Uganda’s Rwenzori Mountains rise 5000m from the heart of Africa. At their summits are some the only equatorial glaciers on Earth. But these “Mountains of the Moon,” whose very existence caused a sensation in Europe when they were first climbed in 1906, are changing fast. Their glaciers have shrunk by more than 80% in the last century, and scientists predict that the remaining ice will disappear in less than 20 years. The future of the mountains, their remarkable endemic biodiversity, and the Bakonjo people who call them home is uncertain.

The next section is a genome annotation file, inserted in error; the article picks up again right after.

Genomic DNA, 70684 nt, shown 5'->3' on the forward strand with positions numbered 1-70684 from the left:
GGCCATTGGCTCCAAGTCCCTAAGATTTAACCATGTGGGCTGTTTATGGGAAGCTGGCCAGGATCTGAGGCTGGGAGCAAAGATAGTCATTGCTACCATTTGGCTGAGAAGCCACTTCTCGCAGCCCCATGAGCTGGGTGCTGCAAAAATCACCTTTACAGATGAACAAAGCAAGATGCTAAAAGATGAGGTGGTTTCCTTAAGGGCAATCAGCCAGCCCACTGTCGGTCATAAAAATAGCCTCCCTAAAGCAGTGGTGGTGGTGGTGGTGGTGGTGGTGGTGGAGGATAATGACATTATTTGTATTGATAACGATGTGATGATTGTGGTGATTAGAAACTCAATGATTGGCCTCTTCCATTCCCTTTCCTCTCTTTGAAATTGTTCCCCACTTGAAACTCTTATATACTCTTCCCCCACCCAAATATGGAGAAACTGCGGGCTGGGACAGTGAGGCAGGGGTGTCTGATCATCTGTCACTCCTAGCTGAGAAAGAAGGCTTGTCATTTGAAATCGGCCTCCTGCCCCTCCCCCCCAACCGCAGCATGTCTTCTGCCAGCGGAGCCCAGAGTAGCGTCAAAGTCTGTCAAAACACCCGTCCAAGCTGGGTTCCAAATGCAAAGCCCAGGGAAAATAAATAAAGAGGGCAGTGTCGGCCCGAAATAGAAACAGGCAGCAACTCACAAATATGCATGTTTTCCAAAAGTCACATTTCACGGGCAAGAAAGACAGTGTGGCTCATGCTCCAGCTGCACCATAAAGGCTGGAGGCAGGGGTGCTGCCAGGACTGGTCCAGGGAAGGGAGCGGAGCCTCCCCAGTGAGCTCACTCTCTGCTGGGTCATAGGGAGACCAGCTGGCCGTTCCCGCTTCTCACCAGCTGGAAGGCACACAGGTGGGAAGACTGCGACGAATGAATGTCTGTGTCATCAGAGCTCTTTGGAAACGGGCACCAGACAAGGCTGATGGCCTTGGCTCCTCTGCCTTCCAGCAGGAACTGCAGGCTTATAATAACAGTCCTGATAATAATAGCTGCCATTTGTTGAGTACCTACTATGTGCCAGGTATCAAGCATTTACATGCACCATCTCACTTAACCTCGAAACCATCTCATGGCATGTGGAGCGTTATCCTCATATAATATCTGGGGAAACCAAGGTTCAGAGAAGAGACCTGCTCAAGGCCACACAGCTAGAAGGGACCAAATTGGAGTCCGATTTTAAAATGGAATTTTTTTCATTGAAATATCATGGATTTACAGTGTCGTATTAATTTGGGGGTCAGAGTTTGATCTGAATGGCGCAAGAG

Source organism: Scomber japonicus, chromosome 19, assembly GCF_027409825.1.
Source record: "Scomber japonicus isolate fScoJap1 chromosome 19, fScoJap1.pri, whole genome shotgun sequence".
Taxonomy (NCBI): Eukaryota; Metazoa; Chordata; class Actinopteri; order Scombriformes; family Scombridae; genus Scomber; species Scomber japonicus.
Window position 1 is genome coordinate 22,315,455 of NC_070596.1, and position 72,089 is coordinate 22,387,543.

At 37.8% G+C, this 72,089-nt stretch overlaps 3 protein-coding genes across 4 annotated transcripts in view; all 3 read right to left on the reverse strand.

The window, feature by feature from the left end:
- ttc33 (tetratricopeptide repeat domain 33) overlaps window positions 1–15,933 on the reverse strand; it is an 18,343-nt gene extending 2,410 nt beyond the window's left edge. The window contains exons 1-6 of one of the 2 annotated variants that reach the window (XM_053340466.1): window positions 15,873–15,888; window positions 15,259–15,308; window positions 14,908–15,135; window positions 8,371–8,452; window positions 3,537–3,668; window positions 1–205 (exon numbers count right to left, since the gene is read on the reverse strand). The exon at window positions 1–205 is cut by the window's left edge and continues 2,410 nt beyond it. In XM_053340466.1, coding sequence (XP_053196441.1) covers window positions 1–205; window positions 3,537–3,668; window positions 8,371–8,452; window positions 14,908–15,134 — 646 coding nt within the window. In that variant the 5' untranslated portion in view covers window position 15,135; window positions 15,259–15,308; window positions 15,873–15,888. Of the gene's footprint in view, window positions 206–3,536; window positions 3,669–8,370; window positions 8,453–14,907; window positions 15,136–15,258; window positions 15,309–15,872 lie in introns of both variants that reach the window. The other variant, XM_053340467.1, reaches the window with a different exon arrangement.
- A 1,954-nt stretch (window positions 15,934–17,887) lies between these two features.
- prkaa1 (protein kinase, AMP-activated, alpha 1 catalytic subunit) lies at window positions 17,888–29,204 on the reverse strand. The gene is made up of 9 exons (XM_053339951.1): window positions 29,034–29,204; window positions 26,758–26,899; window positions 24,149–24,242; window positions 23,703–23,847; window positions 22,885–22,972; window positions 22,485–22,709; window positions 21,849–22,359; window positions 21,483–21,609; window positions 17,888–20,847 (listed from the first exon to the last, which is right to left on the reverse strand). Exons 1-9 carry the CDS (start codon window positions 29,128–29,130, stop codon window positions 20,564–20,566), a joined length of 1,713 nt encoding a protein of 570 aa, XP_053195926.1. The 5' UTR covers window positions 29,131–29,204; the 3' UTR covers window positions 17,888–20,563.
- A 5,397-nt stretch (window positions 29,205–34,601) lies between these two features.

Snows of the Nile follows Neil Losin and Nate Dappen, two scientists and photographers, on an ambitious expedition to re-capture historical glacier photographs from the Rwenzoris. If they could retrace the steps of the Duke of Abruzzi’s legendary 1906 ascent, brave the Rwenzoris' notoriously unpredictable weather, and re-capture Vittorio Sella's glacier photos, their images would bear witness to a century of climate change.
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